Wallace v. International Business Machines Corp.
|Wallace v. International Business Machines Corp.|
|Court||United States Court of Appeals for the Seventh Circuit|
|Full case name||Daniel Wallace v. International Business Machines Corporation; Red Hat, Inc.; and Novell, Inc.|
|Submitted||October 26, 2006|
|Decided||November 9, 2006|
|Citation(s)||467 F.3d 1104|
|Judge(s) sitting||Frank Easterbrook, Michael Stephen Kanne, Terence T. Evans|
|Majority||Easterbrook, joined by a unanimous court|
|Sherman Antitrust Act|
Wallace v. International Business Machines Corp., 467 F.3d 1104 (7th Cir. 2006), was a significant case in the development of free software. The case decided, at the Court of Appeals for the Seventh Circuit, that in United States law the GNU General Public License (GPL) did not contravene federal antitrust laws.
Daniel Wallace, a United States citizen, sued the Free Software Foundation (FSF) for price fixing. In a later lawsuit, he unsuccessfully sued IBM, Novell, and Red Hat. Wallace claimed that free Linux prevented him from making a profit from selling his own operating system.
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In 2005, Daniel Wallace filed suit against the FSF in the U.S. District Court for the Southern District of Indiana, stating that the GPL, by requiring copies of computer software licensed under it to be made available freely, and possibly even at no cost, is tantamount to price fixing. In November 2005 the case was dismissed without prejudice, and Wallace filed multiple amended complaints in an effort to satisfy the requirements of an antitrust allegation. His fourth and final amended complaint was dismissed on March 20, 2006, by Judge John Daniel Tinder, and Wallace was ordered to pay the FSF's costs. In its decision to grant the motion to dismiss, the Court ruled that Wallace had failed to allege any antitrust injury on which his claim could be based, since Wallace was obligated to claim not only that he had been injured but also that the market had. The Court instead found that
- [T]he GPL encourages, rather than discourages, free competition and the distribution of computer operating systems, the benefits of which directly pass to consumers. These benefits include lower prices, better access and more innovation.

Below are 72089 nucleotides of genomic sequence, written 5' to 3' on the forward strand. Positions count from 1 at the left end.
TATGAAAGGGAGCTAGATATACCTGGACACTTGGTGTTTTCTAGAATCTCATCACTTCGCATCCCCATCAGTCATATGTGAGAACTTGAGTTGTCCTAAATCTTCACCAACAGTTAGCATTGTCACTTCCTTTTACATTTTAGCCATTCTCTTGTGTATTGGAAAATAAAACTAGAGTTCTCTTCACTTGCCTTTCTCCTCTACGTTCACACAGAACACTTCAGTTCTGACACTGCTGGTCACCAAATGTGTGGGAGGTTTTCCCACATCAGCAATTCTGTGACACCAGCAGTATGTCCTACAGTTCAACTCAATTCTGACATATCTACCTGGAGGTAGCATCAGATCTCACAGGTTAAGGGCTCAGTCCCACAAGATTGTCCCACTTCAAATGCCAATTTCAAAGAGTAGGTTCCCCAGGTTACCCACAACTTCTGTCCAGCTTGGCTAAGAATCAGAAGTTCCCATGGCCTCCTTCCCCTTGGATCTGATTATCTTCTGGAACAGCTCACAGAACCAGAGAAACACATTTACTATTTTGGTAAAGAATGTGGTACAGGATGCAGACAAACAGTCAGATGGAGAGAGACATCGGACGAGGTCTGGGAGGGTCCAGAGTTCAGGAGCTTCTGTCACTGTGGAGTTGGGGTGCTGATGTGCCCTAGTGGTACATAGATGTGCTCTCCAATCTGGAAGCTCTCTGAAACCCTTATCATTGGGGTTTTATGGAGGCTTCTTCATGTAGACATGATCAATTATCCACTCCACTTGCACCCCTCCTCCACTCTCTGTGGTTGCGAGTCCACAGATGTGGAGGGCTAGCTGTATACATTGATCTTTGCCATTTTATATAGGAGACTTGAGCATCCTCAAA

The Court also noted that prior cases have established that the Sherman Act was enacted to assure customers the benefits of price competition, and have emphasized the act's primary purpose of protecting the economic freedom of participants in the relevant market. This decision thus supports the right of authors and content creators to offer their creations free of charge.
IBM, Novell, and Red Hat lawsuit
In 2006, Daniel Wallace filed a lawsuit against the software companies IBM, Novell, and Red Hat, who profit from the distribution of open-source software, specifically the GNU/Linux operating system. Wallace's allegation was that these software companies were engaging in anticompetitive price fixing.
On May 16, 2006, Judge Richard L. Young dismissed the case with prejudice:
- Wallace has had two chances to amend his complaint [...]. His continuing failure to state an antitrust claim indicates that the complaint has "inherent internal flaws." [...] Wallace will not be granted further leave to file an amended complaint because the court finds that such amendment would be futile.
Wallace later filed an appeal in the Seventh Circuit Appeal Court, where his case was heard de novo in front of a three-judge panel led by Frank Easterbrook. He lost his appeal, with the judge citing a number of problems with his complaint.
- Wallace v. International Business Machines Corp., 467 F.3d 1104 (7th Cir. 2006).
- Eric J. Sinrod (November 22, 2006). "How GPL fits in with the future of antitrust regulation". News.com. Retrieved May 31, 2013.
- Peter Brown (2006). "The GPL tested in US courts - Wallace Vs FSF". Free Software Foundation. Retrieved May 21, 2006.
- Anne Broache (2006). "Open Source Earns Legal Victory". Archived from the original on January 19, 2013. Retrieved November 12, 2006.